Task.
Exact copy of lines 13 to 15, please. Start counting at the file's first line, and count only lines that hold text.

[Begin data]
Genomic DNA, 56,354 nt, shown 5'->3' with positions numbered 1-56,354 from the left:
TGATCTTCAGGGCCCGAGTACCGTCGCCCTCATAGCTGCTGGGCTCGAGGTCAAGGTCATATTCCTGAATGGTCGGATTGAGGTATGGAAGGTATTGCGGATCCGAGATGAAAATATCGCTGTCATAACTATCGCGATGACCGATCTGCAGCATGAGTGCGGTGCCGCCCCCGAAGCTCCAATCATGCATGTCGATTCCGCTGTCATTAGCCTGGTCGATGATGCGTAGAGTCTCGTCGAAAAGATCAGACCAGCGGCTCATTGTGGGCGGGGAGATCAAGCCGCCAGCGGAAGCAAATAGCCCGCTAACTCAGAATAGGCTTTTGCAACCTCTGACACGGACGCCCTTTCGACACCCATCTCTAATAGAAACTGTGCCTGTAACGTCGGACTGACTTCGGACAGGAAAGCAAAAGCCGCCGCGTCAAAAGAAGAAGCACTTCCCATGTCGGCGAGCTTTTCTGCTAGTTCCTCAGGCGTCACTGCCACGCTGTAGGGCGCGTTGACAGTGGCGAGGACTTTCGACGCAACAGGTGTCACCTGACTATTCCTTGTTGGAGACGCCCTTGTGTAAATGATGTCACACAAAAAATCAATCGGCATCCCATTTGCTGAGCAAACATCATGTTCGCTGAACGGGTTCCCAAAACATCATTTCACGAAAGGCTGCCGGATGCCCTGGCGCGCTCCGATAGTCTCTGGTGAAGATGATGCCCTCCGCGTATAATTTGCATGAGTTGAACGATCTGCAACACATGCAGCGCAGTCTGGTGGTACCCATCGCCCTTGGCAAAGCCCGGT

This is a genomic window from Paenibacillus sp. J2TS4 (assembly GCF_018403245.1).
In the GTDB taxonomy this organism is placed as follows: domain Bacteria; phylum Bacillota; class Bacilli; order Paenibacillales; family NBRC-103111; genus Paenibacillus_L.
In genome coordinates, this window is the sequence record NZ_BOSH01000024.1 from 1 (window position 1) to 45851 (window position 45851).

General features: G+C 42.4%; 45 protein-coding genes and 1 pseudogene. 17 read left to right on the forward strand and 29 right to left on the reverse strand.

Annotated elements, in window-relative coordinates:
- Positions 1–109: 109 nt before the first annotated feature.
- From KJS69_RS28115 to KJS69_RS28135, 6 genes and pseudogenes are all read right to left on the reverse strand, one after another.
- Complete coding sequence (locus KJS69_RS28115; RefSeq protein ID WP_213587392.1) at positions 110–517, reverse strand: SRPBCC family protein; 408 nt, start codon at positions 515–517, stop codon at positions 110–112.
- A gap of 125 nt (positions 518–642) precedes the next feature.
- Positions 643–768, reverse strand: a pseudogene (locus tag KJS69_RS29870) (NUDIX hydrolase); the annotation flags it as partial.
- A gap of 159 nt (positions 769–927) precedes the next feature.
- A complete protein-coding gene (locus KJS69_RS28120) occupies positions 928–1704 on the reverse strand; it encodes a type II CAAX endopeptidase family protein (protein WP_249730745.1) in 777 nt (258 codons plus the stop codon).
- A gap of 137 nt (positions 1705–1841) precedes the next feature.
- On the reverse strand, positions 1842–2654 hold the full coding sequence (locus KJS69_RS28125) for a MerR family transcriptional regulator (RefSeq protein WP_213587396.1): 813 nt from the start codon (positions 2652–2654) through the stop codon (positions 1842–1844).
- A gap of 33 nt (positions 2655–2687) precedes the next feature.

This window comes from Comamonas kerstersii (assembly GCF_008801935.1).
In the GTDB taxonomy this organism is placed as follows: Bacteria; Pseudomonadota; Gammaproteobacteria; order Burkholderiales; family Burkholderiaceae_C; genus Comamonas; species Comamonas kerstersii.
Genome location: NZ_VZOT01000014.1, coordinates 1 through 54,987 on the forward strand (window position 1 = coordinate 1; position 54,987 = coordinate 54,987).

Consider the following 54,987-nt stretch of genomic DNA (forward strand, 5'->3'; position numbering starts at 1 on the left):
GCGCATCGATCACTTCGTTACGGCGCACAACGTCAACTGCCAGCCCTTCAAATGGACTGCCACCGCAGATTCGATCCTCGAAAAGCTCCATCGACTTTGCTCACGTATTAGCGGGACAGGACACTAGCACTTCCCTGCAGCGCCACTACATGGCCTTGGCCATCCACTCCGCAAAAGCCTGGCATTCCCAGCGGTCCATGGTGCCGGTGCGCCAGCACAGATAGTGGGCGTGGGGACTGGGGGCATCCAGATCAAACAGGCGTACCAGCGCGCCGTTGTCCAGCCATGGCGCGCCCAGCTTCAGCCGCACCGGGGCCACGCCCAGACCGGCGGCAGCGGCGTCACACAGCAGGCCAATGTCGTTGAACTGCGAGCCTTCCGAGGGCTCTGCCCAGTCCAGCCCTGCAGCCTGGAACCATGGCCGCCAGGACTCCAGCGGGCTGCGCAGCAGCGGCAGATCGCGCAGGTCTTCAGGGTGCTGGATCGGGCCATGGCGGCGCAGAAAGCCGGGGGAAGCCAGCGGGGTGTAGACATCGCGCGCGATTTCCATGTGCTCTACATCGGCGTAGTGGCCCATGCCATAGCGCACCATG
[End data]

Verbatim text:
- A gap of 159 nt (positions 769–927) precedes the next feature.
- A complete protein-coding gene (locus KJS69_RS28120) occupies positions 928–1704 on the reverse strand; it encodes a type II CAAX endopeptidase family protein (protein WP_249730745.1) in 777 nt (258 codons plus the stop codon).
- A gap of 137 nt (positions 1705–1841) precedes the next feature.